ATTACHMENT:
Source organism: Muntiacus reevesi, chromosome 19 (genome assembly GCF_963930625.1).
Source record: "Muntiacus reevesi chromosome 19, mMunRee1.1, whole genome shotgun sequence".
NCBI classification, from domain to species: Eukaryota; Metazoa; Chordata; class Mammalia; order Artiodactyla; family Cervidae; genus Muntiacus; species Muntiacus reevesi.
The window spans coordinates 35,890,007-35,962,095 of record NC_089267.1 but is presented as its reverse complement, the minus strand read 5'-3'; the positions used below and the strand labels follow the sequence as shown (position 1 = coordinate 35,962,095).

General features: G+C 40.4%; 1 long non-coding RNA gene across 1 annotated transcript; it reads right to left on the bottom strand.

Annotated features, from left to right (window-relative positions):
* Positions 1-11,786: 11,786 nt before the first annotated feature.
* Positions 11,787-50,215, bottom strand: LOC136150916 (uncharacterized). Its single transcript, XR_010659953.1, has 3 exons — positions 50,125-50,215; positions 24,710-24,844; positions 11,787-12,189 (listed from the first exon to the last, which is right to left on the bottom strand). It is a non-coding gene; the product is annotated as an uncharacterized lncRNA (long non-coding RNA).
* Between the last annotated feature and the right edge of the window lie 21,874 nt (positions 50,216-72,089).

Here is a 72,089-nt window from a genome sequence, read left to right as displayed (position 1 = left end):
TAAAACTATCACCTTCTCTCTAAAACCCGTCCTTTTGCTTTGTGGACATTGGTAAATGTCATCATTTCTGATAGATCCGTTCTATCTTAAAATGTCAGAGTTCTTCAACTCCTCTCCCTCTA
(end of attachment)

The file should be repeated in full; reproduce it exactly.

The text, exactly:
Source organism: Muntiacus reevesi, chromosome 19 (genome assembly GCF_963930625.1).
Source record: "Muntiacus reevesi chromosome 19, mMunRee1.1, whole genome shotgun sequence".
NCBI classification, from domain to species: Eukaryota; Metazoa; Chordata; class Mammalia; order Artiodactyla; family Cervidae; genus Muntiacus; species Muntiacus reevesi.
The window spans coordinates 35,890,007-35,962,095 of record NC_089267.1 but is presented as its reverse complement, the minus strand read 5'-3'; the positions used below and the strand labels follow the sequence as shown (position 1 = coordinate 35,962,095).

General features: G+C 40.4%; 1 long non-coding RNA gene across 1 annotated transcript; it reads right to left on the bottom strand.

Annotated features, from left to right (window-relative positions):
* Positions 1-11,786: 11,786 nt before the first annotated feature.
* Positions 11,787-50,215, bottom strand: LOC136150916 (uncharacterized). Its single transcript, XR_010659953.1, has 3 exons — positions 50,125-50,215; positions 24,710-24,844; positions 11,787-12,189 (listed from the first exon to the last, which is right to left on the bottom strand). It is a non-coding gene; the product is annotated as an uncharacterized lncRNA (long non-coding RNA).
* Between the last annotated feature and the right edge of the window lie 21,874 nt (positions 50,216-72,089).

Here is a 72,089-nt window from a genome sequence, read left to right as displayed (position 1 = left end):
TAAAACTATCACCTTCTCTCTAAAACCCGTCCTTTTGCTTTGTGGACATTGGTAAATGTCATCATTTCTGATAGATCCGTTCTATCTTAAAATGTCAGAGTTCTTCAACTCCTCTCCCTCTA